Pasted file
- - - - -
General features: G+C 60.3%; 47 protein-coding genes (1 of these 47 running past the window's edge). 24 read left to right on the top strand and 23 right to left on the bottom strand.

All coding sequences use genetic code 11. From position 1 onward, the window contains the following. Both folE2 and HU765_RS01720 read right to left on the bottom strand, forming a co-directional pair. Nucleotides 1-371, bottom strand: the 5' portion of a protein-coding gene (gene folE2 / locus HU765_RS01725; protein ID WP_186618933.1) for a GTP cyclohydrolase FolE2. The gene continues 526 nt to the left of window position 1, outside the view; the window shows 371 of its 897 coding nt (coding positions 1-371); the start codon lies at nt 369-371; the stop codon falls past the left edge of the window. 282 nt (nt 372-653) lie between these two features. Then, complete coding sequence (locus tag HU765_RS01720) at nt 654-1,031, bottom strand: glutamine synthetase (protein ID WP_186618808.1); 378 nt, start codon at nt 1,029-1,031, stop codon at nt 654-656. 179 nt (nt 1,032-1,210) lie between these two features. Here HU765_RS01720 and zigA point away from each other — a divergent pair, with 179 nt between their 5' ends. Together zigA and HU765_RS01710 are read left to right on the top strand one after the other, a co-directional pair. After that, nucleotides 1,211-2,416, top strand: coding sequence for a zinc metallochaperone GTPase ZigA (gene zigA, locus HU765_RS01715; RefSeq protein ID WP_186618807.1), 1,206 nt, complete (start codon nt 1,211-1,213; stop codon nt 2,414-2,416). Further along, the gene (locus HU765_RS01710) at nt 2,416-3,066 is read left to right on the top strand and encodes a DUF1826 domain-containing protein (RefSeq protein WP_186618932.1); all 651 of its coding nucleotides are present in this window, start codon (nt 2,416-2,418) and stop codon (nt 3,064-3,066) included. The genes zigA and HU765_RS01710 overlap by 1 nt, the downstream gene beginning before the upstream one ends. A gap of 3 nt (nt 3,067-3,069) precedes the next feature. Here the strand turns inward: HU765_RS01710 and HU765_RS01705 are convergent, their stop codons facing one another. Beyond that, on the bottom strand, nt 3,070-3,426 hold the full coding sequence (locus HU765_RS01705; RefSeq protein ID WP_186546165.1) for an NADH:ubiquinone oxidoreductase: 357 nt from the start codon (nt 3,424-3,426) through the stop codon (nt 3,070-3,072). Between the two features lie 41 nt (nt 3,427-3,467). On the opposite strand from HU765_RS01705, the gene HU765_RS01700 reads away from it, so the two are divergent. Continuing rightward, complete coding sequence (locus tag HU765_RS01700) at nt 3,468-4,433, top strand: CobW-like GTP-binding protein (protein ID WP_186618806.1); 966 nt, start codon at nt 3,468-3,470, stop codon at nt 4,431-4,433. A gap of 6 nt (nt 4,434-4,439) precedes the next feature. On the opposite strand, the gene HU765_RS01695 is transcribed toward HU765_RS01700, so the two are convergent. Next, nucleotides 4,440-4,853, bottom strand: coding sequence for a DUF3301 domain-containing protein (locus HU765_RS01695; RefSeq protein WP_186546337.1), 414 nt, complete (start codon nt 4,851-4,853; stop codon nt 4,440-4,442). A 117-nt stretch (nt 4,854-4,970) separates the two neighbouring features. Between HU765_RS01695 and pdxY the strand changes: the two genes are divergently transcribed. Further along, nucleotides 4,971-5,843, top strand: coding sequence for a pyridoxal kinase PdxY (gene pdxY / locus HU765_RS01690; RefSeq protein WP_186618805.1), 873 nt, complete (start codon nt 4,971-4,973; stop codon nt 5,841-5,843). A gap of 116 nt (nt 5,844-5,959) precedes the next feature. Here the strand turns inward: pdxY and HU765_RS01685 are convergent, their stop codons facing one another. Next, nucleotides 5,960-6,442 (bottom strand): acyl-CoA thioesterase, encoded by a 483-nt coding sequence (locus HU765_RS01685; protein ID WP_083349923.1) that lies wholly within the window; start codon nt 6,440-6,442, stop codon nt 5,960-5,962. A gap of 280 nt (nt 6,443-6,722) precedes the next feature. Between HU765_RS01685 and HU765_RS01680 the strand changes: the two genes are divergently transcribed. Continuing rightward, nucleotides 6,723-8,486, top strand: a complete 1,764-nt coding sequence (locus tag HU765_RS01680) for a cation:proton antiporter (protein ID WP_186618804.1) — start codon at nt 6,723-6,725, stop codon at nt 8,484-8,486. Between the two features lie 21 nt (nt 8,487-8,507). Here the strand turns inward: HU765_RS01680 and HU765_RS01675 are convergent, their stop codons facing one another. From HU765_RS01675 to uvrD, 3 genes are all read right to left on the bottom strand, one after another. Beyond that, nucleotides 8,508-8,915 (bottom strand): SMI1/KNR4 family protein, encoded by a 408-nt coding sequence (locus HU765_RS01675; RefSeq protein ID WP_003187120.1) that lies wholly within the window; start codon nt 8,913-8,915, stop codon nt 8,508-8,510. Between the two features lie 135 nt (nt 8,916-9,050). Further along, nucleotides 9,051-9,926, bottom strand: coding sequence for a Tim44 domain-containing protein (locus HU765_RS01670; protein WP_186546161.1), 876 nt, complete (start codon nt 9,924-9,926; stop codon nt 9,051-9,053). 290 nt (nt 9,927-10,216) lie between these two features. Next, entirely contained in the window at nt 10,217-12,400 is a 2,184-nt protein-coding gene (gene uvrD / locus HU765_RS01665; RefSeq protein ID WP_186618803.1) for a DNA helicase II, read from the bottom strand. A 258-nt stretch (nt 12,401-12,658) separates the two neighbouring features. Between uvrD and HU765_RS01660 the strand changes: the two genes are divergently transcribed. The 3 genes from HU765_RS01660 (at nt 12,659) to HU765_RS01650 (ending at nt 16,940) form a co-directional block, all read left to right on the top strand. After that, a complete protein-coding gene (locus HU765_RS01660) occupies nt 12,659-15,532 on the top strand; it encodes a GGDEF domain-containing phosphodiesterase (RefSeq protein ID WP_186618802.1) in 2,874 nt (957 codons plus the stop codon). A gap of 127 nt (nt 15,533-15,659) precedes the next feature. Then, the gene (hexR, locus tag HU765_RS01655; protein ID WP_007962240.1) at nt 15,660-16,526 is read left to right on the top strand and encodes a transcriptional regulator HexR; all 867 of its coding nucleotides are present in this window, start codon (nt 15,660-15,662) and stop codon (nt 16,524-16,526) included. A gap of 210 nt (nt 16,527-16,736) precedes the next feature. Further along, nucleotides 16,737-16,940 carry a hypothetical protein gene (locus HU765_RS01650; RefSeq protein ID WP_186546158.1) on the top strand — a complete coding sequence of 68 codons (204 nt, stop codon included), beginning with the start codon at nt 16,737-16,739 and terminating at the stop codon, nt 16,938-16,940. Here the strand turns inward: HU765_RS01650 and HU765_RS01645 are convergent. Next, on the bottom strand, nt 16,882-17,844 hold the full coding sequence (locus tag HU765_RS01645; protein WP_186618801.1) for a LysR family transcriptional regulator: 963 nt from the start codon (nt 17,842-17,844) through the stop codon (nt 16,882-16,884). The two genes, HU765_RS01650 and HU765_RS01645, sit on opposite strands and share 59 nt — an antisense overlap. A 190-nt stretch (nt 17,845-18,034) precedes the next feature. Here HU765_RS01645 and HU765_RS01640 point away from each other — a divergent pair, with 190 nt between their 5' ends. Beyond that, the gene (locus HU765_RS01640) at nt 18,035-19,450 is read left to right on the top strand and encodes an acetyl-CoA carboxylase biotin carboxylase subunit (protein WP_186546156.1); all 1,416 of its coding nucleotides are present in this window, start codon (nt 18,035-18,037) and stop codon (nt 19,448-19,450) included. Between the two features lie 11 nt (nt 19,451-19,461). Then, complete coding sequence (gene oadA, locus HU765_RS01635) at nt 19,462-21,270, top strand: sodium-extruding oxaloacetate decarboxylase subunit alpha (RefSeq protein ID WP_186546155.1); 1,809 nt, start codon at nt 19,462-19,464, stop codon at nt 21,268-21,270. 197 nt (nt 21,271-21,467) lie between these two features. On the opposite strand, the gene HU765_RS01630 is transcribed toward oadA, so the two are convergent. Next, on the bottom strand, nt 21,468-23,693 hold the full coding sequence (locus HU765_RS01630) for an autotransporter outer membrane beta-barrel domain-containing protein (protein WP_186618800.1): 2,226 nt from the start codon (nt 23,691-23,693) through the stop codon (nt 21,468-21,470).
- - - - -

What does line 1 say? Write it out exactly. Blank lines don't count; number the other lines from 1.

General features: G+C 60.3%; 47 protein-coding genes (1 of these 47 running past the window's edge). 24 read left to right on the top strand and 23 right to left on the bottom strand.